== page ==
As the world transitions to a lifestyle of social distancing, moving the workforce and communications increasingly remote and digital, it’s more important than ever to be cyber vigilant. Our global community’s mass increase in digital solutions creates an environment that is ripe for bad people to do bad things.
Even the U.S. Health and Human Services Department was the target of a cyberattack on its computer system. The attack is being described as part of a campaign of disruption and disinformation aimed at undermining the response to the coronavirus pandemic.
As individuals, we should be prepared for heightened activity for phishing scams that prey on the uncertainty around an evolving COVID-19 environment.
Be on the Lookout for COVID-19 Phishing Scams
Fraudsters attempt to disguise themselves as a trustworthy entity, such as a bank or government entity, in an email requesting sensitive information from you, such as usernames, passwords and credit card/financial details.
For example, they might offer COVID-19-related grants or stimulus payments in exchange for personal financial information, or an advance fee, tax or charge of some kind (including the purchase of gift cards). Often, they will threaten to arrest you within a short period of time unless payment is made. Do not respond, provide personal information or payment to these individuals. Their actions are crimes and should be reported.
Generally speaking, businesses and government agencies do not reach out to you asking for sensitive information, so if you receive a call or email claiming to be from the Treasury Department, IRS or other government entity, you should be on high alert.
Known COVID-19 Scams
Scammers follow the headlines, and reports have already circulated of various attempts to fraud Americans, including fake coronavirus case maps that can spy on you through your camera and microphone. The Federal Trade Commission (FTC) has identified a few different types of scams that have been reported (and what you should do if you see them), including:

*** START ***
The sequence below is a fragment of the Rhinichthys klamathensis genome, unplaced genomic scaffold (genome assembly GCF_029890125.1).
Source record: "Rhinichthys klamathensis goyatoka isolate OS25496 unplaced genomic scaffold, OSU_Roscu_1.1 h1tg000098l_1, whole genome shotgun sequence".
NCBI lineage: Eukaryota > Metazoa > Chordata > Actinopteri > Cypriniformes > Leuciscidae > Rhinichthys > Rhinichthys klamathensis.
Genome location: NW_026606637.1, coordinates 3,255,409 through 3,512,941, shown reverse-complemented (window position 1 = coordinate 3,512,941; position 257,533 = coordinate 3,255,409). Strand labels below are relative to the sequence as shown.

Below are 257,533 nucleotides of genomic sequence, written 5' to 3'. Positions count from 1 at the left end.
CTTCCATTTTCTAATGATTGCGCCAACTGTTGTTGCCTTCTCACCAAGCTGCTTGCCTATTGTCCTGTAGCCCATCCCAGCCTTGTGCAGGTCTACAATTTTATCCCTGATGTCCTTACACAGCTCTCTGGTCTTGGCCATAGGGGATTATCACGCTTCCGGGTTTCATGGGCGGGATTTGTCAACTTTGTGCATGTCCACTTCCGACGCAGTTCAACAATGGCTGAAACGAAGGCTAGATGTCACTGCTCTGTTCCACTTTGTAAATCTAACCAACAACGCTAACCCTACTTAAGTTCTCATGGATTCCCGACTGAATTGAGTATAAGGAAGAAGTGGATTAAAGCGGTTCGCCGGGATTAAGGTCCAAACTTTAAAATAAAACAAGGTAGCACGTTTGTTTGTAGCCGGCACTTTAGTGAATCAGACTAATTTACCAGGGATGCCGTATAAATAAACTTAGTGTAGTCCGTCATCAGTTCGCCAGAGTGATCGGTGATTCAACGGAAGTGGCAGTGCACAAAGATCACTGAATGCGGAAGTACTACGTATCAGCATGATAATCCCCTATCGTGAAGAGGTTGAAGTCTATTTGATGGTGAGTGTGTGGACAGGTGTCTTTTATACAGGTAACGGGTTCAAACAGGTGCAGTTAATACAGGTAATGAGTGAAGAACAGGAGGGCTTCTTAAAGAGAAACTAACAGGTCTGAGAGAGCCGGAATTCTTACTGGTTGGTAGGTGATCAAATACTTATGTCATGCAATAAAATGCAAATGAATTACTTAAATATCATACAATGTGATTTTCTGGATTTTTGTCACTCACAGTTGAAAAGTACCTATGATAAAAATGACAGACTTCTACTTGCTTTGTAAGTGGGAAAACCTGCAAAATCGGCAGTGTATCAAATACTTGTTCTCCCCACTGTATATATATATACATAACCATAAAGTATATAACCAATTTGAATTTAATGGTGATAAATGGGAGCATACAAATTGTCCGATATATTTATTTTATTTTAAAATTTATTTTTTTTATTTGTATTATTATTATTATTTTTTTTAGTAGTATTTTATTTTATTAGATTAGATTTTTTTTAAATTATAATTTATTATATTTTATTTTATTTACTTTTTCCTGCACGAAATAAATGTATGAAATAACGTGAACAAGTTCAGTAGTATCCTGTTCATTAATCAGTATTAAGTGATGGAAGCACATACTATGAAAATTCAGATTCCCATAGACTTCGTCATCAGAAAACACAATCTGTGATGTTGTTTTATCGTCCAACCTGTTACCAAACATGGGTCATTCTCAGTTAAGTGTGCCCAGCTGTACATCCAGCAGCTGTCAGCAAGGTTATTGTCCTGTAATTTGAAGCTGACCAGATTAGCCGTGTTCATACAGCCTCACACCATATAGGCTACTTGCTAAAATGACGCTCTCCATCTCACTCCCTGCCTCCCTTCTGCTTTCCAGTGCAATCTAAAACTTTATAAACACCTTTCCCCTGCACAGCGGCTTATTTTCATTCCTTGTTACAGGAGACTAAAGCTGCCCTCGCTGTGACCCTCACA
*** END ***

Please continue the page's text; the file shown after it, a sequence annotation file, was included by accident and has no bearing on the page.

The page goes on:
- Undelivered Goods: Online sellers claim they have in-demand products, like cleaning, household, and health and medical supplies, but they never ship the product.
- Fake Charities: Scammers use major health events to set up donation sites for fake victims or use names that sound a lot like real charities.
- Fake Emails, Texts and Phishing: They try to get you to share your personal information to steal your money, your identity, or both. They also try to get you to click on a link that installs ransomware or other programs to lock you out of your data and gain access to your computer or network.
- Robocalls: Illegal robocalls pitch everything from scam coronavirus treatments to work-at-home schemes.
- Misinformation and rumors: Scammers (and sometimes well-meaning people) share information that hasn’t been verified and may be entirely false.
How to Avoid COVID-19 Scams
The FTC has provided some tips to help protect yourself and keep the scammers at bay:
- Don’t click on links from sources you don’t know, since they could download malware onto your device.
- Watch for emails claiming to be from government entities or experts saying they have information about the virus. For the most up-to-date information about the coronavirus, visit the Centers for Disease Control and Prevention and the World Health Organization.
- Ignore online offers for vaccinations or products to treat or cure COVID-19.
- Do your research to make sure you are buying products from a reputable source. Search online for the person or company’s name, phone number and email address, plus words like “review,” “complaint” or “scam.”
- Research where you are donating money, whether through charities or crowdfunding sites. If someone wants donations in cash, by gift card, or by wiring money, don’t do it.
If you do come across a COVID-19 scam, there are a few methods available to report them to authorities, including directly to the FBI at http://www.ic3.gov so that the scammers can be tracked and stopped.
If they claim to be from the Treasury Department, report it to OIGCounsel@oig.treas.gov, or if they claim to be from the Internal Revenue Service (IRS), report it to firstname.lastname@example.org. Be sure to include as many details as possible, such as:
- The exact date and time that you received the calls or emails
- The phone number of the caller
- The geographic location and time zone where you received the call or email
- A description of the communication
Not sure what you came across is a scam? Reach out to your financial advisor with a screenshot or details about the suspicious communication and they can help direct you to the appropriate action to take.
The opinions voiced in this material are for general information only and are not intended to provide specific advice or recommendations for any individual.
CFP®, CPA, Series 7 Securities Registration,1Series 66 Advisory Registration,† Insurance License Brian diligently advises clients on income, gift, trust and estate tax issues while leveraging the expertise of the Roundtable to deliver comprehensive, customized strategies. For more than 10 years he has helped numerous clients develop and implement sophisticated financial, tax and estate strategies that are in alignment with their goals and values. Brian is a...Read More